Your microbiome is essential to your fertility health. Studies have shown that infertile women possess different microbiota than fertile women. Focusing on bettering your microbiome will improve your fertility health. Microbiome is the term for all of the microorganisms in your body, they may be found on your skin, in your tissue and biofluids, but the majority are found in the large intestine or gut. They play an important role in helping your body to digest food, protect against disease-causing bacteria, and produce vitamins. They are classed as part of the endocrine (hormonal) system but their existence was only recognized in the 1990s. A healthy human will have as many as 100 trillion microbiomes that could weigh as much as five pounds.1

Microbiome and Your Fertility Health

According to research, the female reproductive tract contains an active microbiome comprising mainly bacteria from the lactobacillus genus, which is associated with a healthy microbiome state. The lactobacillus is the most abundant genus throughout the female reproductive tract. Its role is to maintain vaginal homeostasis by producing lactic acid to lower the vaginal pH which should be around 4.0-4.5. Levels of Lactobacilli can vary depending on factors such as race, genetics, and geographic factors.1

An active uterine microbiome has been characterized in healthy reproductive-age women, but bacteria have also been found to inhibit the fallopian tubes and the ovaries with lactobacillus. Decreasing the numbers of bacterial pathogens in the reproductive tract and increasing the proportion of beneficial lactobacillus could improve reproductive outcomes.1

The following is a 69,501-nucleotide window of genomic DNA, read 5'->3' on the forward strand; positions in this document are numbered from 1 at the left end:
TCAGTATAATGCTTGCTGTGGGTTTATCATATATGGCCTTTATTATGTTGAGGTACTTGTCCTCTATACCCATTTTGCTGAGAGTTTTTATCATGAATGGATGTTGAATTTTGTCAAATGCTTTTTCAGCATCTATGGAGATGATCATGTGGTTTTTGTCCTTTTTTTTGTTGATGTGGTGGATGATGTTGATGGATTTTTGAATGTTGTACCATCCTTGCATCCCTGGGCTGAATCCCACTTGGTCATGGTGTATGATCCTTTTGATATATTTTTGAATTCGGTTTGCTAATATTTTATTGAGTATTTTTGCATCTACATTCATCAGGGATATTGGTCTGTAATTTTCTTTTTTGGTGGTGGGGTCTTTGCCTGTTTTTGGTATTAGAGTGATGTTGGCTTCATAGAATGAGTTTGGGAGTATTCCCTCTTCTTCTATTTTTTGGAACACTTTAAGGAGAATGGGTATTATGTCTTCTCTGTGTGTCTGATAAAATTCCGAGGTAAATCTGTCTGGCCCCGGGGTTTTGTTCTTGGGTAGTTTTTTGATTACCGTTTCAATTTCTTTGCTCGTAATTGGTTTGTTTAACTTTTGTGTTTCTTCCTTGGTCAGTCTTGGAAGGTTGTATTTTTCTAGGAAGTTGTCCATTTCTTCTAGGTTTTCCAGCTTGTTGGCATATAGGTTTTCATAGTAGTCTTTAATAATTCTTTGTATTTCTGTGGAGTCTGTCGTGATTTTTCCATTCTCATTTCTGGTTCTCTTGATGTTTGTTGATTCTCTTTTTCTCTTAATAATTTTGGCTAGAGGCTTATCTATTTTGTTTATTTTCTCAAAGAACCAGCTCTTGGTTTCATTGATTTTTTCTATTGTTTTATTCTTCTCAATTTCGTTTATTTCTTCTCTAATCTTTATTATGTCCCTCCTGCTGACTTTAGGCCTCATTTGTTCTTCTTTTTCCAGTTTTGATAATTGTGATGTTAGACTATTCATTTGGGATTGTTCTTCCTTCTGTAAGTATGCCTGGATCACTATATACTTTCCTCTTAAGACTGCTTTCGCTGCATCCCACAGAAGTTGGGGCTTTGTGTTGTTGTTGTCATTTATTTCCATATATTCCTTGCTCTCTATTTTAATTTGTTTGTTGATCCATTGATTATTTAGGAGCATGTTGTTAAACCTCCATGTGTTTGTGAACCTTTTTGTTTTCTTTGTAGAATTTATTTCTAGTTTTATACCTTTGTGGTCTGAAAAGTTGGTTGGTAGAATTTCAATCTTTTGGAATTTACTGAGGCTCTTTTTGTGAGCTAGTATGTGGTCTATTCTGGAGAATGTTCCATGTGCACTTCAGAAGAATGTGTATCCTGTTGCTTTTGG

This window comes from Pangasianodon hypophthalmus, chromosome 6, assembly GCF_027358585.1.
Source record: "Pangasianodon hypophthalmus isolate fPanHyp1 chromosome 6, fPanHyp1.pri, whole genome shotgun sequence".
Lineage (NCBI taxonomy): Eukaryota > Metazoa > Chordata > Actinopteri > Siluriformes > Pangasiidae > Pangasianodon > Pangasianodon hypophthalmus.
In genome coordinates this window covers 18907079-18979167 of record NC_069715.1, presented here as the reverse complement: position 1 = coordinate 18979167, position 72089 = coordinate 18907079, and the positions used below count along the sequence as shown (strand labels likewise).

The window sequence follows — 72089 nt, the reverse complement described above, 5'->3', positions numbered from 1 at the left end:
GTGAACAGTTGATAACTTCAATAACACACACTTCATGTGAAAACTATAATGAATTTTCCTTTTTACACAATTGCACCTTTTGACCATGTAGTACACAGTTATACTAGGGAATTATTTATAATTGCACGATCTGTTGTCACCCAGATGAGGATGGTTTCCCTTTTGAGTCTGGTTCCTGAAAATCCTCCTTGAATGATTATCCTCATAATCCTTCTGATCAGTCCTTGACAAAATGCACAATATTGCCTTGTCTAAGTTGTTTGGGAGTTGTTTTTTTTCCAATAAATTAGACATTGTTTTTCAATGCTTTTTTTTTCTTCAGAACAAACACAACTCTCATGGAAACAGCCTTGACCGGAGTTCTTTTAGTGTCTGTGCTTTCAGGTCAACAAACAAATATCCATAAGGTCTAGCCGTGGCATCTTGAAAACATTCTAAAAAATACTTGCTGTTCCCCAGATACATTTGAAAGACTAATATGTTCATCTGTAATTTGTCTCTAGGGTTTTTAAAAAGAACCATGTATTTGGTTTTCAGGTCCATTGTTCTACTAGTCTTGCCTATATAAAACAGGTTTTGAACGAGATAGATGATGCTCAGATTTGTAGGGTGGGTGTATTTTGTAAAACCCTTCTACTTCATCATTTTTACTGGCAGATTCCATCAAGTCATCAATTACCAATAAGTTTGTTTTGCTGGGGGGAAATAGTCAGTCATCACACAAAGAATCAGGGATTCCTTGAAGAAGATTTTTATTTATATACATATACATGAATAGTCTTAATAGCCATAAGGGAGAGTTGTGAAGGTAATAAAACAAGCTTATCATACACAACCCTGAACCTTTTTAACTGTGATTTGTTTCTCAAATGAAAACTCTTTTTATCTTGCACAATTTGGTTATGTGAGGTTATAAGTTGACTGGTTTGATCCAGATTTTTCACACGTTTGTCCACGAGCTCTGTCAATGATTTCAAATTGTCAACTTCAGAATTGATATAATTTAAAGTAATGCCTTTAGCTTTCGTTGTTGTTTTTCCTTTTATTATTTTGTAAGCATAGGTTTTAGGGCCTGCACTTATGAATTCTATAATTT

The Human Microbiome Project has assessed that the vaginal microbiota accounts for about 9% of the whole human microbiota. A woman’s microbiome can also benefit her offspring because it can transfer microbiota to the fetus. This can help the fetus’s immune response. The microbiome of the men’s semen can also have an effect on the fetus.2

The vaginal microbiota is influenced by several environmental factors, such as hygiene habits, sexual exposure, change of sexual partners, and use and type contraceptives, that may be responsible for microbial fluctuations over time. 2

How to Maintain and Build a Healthy Microbiome

Having a healthy microbiome is so important for our fertility health. Below are some recommendations on how to ensure you maintain and build a healthy microbiome.

  • Ask your doctor to check your vaginal pH. There are also pH tests you can buy and check yourself.
  • Practice good genital hygiene. Use only gentle soaps or cleansers that account for appropriate pH levels (5.3).
  • Never use a douche, the health risks outweigh any perceived benefits
  • Enhance your microbiome by taking Nuabiome Women or Nuabiome Men.

Keeping and maintaining your microbiome health will increase your fertility health. Focus on your microbiome health and take the necessary steps and changes to put you on the right path to fertility. Find out how you can improve other areas of your life that impact your microbiome and fertility, like Home and Environment.